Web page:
The EBRD is helping small businesses in Serbia improve their business, News
In Serbia, 132 companies have successfully improved their business and improved their competitiveness thanks to the “EU for Serbia – EBRD Small Business Councils” program, the European Bank for Reconstruction and Development, which is implementing the project, announced today.
The program is implemented in cooperation with the Ministry of Economy and is funded by the EU.
In addition, 72 companies and 29 consultants underwent training and coaching in various business areas to improve their knowledge and skills.
Also, 180 jobs were created thanks to the EU-EBRD program for small businesses, which is worth 2.2 million euros.
Through the Small Business Councils program, which has been implemented in Serbia since 2019, domestic companies can request consulting services in a wide range of areas, including implementation of quality standards, development of marketing plans, financial analysis, business plan development, management information system or improvement.
In cooperation with selected consultants, companies work on the development and implementation of projects tailored to their needs.
The advantage of the program is that the costs of the project in the amount of 50 to 75 percent are financed by non-refundable funds provided by the EU, which makes such an investment much more affordable for companies.
The program is funded by the National Instrument for Pre-Accession Assistance (IPA) and so far 2.2 million euros have been allocated from these funds in cooperation with the Ministry of Economy.
The Minister of Economy, Andjelka Atanasković, said that small and medium enterprises are the engine of the Serbian economy.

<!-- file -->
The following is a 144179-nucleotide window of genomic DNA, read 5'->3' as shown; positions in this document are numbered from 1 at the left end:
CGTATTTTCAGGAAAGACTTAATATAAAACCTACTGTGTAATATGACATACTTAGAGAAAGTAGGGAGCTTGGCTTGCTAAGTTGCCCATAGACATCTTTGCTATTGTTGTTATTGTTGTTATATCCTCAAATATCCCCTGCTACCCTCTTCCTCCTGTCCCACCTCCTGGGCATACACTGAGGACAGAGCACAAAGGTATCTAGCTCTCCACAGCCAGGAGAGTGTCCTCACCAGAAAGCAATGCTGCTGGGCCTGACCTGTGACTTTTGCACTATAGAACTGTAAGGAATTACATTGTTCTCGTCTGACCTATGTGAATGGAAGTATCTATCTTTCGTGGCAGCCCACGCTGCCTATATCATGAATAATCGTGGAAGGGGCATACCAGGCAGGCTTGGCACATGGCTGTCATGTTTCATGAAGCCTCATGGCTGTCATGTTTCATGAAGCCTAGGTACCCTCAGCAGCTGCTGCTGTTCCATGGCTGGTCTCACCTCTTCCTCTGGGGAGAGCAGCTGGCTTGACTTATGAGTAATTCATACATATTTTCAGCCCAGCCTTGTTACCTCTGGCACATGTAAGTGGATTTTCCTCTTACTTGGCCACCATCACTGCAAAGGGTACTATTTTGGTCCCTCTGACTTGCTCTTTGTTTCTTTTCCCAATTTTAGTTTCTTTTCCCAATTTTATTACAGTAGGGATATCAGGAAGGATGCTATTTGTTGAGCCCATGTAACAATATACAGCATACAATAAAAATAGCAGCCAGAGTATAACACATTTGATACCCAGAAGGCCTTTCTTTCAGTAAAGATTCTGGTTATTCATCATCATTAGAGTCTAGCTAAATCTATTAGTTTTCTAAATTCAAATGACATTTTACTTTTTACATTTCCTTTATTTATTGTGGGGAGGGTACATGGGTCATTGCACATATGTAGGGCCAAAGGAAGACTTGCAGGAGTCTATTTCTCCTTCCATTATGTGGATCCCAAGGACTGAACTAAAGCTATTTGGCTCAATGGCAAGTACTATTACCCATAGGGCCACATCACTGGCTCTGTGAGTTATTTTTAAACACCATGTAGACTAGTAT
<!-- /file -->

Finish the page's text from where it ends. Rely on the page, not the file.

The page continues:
“Funds provided from IPA funds at the proposal of the Ministry of Economy, have significantly contributed to greater competitiveness and better business of domestic companies. Support for businessmen, especially in the years after the crisis, is extremely important. The department I manage will continue to work in the next period on providing new jobs and supporting businessmen,” Atanasković pointed out.
The program is currently entering its final year of implementation with successful results: 67 percent of companies recorded an increase in the number of employees a year after the project and a total of 180 new jobs were created, while almost 60 percent of companies registered revenue growth.
As many as 99 percent of the companies that participated in the projects stated that they would cooperate again with external consultants on improving the business.
Over the past two years, most of the projects have been in the field of digitization and development of information systems or tools to promote online sales.
This trend has been particularly pronounced since the beginning of the Covid-19 virus pandemic and indicates an increase in the need to invest in digitalization.
EBRD Program Manager Aleksandra Miladinovic says strengthening the SME sector is one of the EBRD’s priorities in Serbia and has supported more than 1,000 companies since the establishment of the office in Serbia.
Dejan Shuvakov, manager of the program for assistance to SMEs and innovations in the EU Delegation to Serbia, said that the EU has so far invested 14 million euros in advisory assistance to Serbian companies.
“The ongoing project will enable 130 Serbian companies to improve their knowledge and skills in various areas of business, become more innovative and improve their competitiveness and productivity,” he said.
Within the program, the cooperation with the Development Agency of Serbia continued. The European Bank for Reconstruction and Development organized a workshop to share its experiences and methodology with RAS employees in order to strengthen the agency’s capacity to implement similar support programs for small and medium-sized enterprises, Nova reports.